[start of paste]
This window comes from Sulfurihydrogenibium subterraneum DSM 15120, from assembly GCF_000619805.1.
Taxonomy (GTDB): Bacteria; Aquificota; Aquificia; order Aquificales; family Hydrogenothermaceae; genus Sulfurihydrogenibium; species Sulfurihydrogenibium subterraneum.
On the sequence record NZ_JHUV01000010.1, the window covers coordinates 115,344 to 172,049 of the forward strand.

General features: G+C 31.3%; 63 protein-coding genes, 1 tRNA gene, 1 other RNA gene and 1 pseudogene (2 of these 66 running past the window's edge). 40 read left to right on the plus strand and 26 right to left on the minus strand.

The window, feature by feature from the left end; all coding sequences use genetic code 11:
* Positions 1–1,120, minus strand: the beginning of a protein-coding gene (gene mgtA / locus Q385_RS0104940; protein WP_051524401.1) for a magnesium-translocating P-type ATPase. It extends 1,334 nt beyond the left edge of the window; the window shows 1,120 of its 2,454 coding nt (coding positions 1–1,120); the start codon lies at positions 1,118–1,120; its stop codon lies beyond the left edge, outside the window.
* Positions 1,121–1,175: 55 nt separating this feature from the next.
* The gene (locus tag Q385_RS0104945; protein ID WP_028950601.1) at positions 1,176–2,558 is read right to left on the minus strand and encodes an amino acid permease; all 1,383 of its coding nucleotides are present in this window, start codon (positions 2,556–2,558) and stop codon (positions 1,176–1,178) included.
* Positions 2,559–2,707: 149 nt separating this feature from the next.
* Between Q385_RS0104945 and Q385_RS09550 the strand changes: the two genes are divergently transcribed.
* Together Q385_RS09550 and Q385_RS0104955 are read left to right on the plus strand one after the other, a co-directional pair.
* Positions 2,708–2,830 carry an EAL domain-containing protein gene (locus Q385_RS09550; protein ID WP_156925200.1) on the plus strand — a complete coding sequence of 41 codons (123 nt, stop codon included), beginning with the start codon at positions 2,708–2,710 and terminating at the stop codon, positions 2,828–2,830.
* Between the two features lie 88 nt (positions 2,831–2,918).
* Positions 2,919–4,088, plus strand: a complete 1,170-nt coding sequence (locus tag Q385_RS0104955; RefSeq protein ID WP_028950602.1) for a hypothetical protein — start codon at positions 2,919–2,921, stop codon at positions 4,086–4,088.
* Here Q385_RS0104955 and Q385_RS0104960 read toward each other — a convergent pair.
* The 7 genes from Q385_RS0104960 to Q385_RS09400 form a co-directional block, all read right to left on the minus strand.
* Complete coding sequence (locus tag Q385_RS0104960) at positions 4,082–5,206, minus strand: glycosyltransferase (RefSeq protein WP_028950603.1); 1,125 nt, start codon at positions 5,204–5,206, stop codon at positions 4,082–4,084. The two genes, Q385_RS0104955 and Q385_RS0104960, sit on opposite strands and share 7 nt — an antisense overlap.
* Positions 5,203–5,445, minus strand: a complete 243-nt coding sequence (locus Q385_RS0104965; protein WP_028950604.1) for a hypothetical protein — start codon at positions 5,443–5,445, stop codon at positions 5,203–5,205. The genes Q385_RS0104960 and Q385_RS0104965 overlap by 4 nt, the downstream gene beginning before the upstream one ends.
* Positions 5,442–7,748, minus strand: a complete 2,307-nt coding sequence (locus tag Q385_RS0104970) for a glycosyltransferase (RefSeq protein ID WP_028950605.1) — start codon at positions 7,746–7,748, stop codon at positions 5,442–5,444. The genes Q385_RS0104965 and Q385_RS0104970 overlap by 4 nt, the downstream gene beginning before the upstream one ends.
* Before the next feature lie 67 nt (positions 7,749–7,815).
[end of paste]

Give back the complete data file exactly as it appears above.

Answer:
This window comes from Sulfurihydrogenibium subterraneum DSM 15120, from assembly GCF_000619805.1.
Taxonomy (GTDB): Bacteria; Aquificota; Aquificia; order Aquificales; family Hydrogenothermaceae; genus Sulfurihydrogenibium; species Sulfurihydrogenibium subterraneum.
On the sequence record NZ_JHUV01000010.1, the window covers coordinates 115,344 to 172,049 of the forward strand.

General features: G+C 31.3%; 63 protein-coding genes, 1 tRNA gene, 1 other RNA gene and 1 pseudogene (2 of these 66 running past the window's edge). 40 read left to right on the plus strand and 26 right to left on the minus strand.

The window, feature by feature from the left end; all coding sequences use genetic code 11:
* Positions 1–1,120, minus strand: the beginning of a protein-coding gene (gene mgtA / locus Q385_RS0104940; protein WP_051524401.1) for a magnesium-translocating P-type ATPase. It extends 1,334 nt beyond the left edge of the window; the window shows 1,120 of its 2,454 coding nt (coding positions 1–1,120); the start codon lies at positions 1,118–1,120; its stop codon lies beyond the left edge, outside the window.
* Positions 1,121–1,175: 55 nt separating this feature from the next.
* The gene (locus tag Q385_RS0104945; protein ID WP_028950601.1) at positions 1,176–2,558 is read right to left on the minus strand and encodes an amino acid permease; all 1,383 of its coding nucleotides are present in this window, start codon (positions 2,556–2,558) and stop codon (positions 1,176–1,178) included.
* Positions 2,559–2,707: 149 nt separating this feature from the next.
* Between Q385_RS0104945 and Q385_RS09550 the strand changes: the two genes are divergently transcribed.
* Together Q385_RS09550 and Q385_RS0104955 are read left to right on the plus strand one after the other, a co-directional pair.
* Positions 2,708–2,830 carry an EAL domain-containing protein gene (locus Q385_RS09550; protein ID WP_156925200.1) on the plus strand — a complete coding sequence of 41 codons (123 nt, stop codon included), beginning with the start codon at positions 2,708–2,710 and terminating at the stop codon, positions 2,828–2,830.
* Between the two features lie 88 nt (positions 2,831–2,918).
* Positions 2,919–4,088, plus strand: a complete 1,170-nt coding sequence (locus tag Q385_RS0104955; RefSeq protein ID WP_028950602.1) for a hypothetical protein — start codon at positions 2,919–2,921, stop codon at positions 4,086–4,088.
* Here Q385_RS0104955 and Q385_RS0104960 read toward each other — a convergent pair.
* The 7 genes from Q385_RS0104960 to Q385_RS09400 form a co-directional block, all read right to left on the minus strand.
* Complete coding sequence (locus tag Q385_RS0104960) at positions 4,082–5,206, minus strand: glycosyltransferase (RefSeq protein WP_028950603.1); 1,125 nt, start codon at positions 5,204–5,206, stop codon at positions 4,082–4,084. The two genes, Q385_RS0104955 and Q385_RS0104960, sit on opposite strands and share 7 nt — an antisense overlap.
* Positions 5,203–5,445, minus strand: a complete 243-nt coding sequence (locus Q385_RS0104965; protein WP_028950604.1) for a hypothetical protein — start codon at positions 5,443–5,445, stop codon at positions 5,203–5,205. The genes Q385_RS0104960 and Q385_RS0104965 overlap by 4 nt, the downstream gene beginning before the upstream one ends.
* Positions 5,442–7,748, minus strand: a complete 2,307-nt coding sequence (locus tag Q385_RS0104970) for a glycosyltransferase (RefSeq protein ID WP_028950605.1) — start codon at positions 7,746–7,748, stop codon at positions 5,442–5,444. The genes Q385_RS0104965 and Q385_RS0104970 overlap by 4 nt, the downstream gene beginning before the upstream one ends.
* Before the next feature lie 67 nt (positions 7,749–7,815).